Now, jumping back into a couple of weekends back and my bright idea to take my almost-as-tall-as-I-am  11 year old clothing shopping because I can no longer guess his sizes. Yes, he had his iPad on the car ride over. Yes, he had my phone during the shopping it’s self but having those things helped accommodate his need to not pace, or worry about what others around him were doing. He was very calm while trying on clothes and comfortable taking to me about some new adventure game he was playing.  It also helped buy me some time after we were done with him in the fitting room because for the life of me I still like to have my kids in similar clothes ….on rare occasions such as family dinners or family pictures! So, I shopped for the TaterTot (as we loving call him when blogging!)

With an arm full of clothes we march to the back of the store to find customer service, did I mention I had to exchange the Hero’s non fitting clothes too? I know, brave you say! We had no line when we get to the back…I repeat, we had NO LINE!! It was like the best possible set up, right? Hmm. So Sally, we’ll call her, in customer service was a breathe of fresh air, she called us right over and begin to help ring the return up and make the exchanges.

It was their that our Hero realized how important mom’s words of wisdom were from about 3 days back when he was reminded not to stay on the phone because my data was low at a doctor’s  appointment and the wait was making us both weary. (That extra long wait to see his doctor is for another story but you get the point!)

As my phone was no longer any good to him, he began t0 get frustrated and I told him about our plans to do something fun like go by the pet store next door when we were finished ….pet stores always makes them happy! With that thought lasting only a few seconds, he began to pace. He kept going back to the phone hoping it would work and then he would know what to do next. See, it’s when the phone went dead that he didn’t know what to do with himself. He cant process short waits like most 11 year olds can and it didn’t help that Sally had just talked me into a store card because I would save X amount of money for getting a store card right then and there!!! (Disclaimer people: This is ALWAYS a lie, we always fall for it too! If you take the store card you always buy more than you intend to down the road! Don’t do it!!! Say No!! But, I didn’t because  I was so caught up in Sally swooning me that I let her open me a store account! What???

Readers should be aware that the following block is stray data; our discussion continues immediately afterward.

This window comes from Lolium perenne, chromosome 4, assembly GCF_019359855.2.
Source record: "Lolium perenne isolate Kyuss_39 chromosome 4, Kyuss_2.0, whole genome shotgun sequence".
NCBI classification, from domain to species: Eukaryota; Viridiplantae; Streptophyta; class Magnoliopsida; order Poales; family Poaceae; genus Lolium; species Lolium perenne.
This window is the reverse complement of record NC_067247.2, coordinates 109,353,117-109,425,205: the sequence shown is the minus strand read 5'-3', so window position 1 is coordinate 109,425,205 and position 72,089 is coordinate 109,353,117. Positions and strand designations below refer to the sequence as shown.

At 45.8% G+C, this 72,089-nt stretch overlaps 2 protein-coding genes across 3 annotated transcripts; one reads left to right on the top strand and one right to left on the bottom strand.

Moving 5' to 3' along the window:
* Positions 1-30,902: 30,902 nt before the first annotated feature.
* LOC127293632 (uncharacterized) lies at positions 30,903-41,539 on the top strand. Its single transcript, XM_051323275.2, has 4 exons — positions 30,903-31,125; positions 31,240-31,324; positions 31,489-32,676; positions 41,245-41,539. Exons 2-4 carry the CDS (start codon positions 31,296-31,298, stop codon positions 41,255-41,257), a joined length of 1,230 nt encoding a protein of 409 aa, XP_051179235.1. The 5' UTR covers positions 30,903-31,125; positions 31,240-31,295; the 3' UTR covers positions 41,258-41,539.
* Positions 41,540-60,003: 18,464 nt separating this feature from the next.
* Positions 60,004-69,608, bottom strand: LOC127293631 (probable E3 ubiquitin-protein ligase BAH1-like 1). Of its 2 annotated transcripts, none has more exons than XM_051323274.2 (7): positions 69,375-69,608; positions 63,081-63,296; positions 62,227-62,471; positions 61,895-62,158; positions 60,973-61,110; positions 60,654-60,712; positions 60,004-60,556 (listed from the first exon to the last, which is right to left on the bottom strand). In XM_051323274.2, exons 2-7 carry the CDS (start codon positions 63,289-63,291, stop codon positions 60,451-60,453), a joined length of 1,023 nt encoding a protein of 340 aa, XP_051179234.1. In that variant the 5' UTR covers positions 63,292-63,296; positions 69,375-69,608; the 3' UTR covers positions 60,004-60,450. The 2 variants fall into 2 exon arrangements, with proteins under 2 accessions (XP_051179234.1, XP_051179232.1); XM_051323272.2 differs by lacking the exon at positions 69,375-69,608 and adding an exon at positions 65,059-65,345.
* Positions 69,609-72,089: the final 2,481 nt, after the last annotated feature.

At this point our once NO LINES back- of- the- store- hideaway was now mounting with customers wanting to get to Sally, the only clerk running the customer service area. The Hero is now very vocal about being board, wanting to leave, wanting to lay on Sally’s table and even asking about what the brochures on the wall were for? He then walks up to a customer and says something …I still don’t know what it was but my response was ….”hey buddy she’s going to tell you to deal with it! Come back over here!” The two ladies in line cracked a half hearted smile.

At that point I began speaking to him softly and rubbing the side of his cheek slowly…. I told him that I knew he was frustrated with the phone not working and that it was just a game, not a big deal and that in a few, few minutes we would be done and on to the pet store. I then began talking to him about what I needed help with in the pet store. He calmed for a minute and I had a chance to glace back at Sally, whom at this time was not sure what to make of my son!! She was panicked and starting to adlib her own “sorrys” to our Hero. She turned from a helpful store clerk to someone whom did not recognize why my child was acting as he was.

I often wait to throw the autism explanation convo on the table …it can help and sometimes it can make an already anxious person well, more anxious! Sally was just trying to do her job and at warp speed at that point and I’m pretty sure we left her desk with discounts she just needed us to have but we were done finally.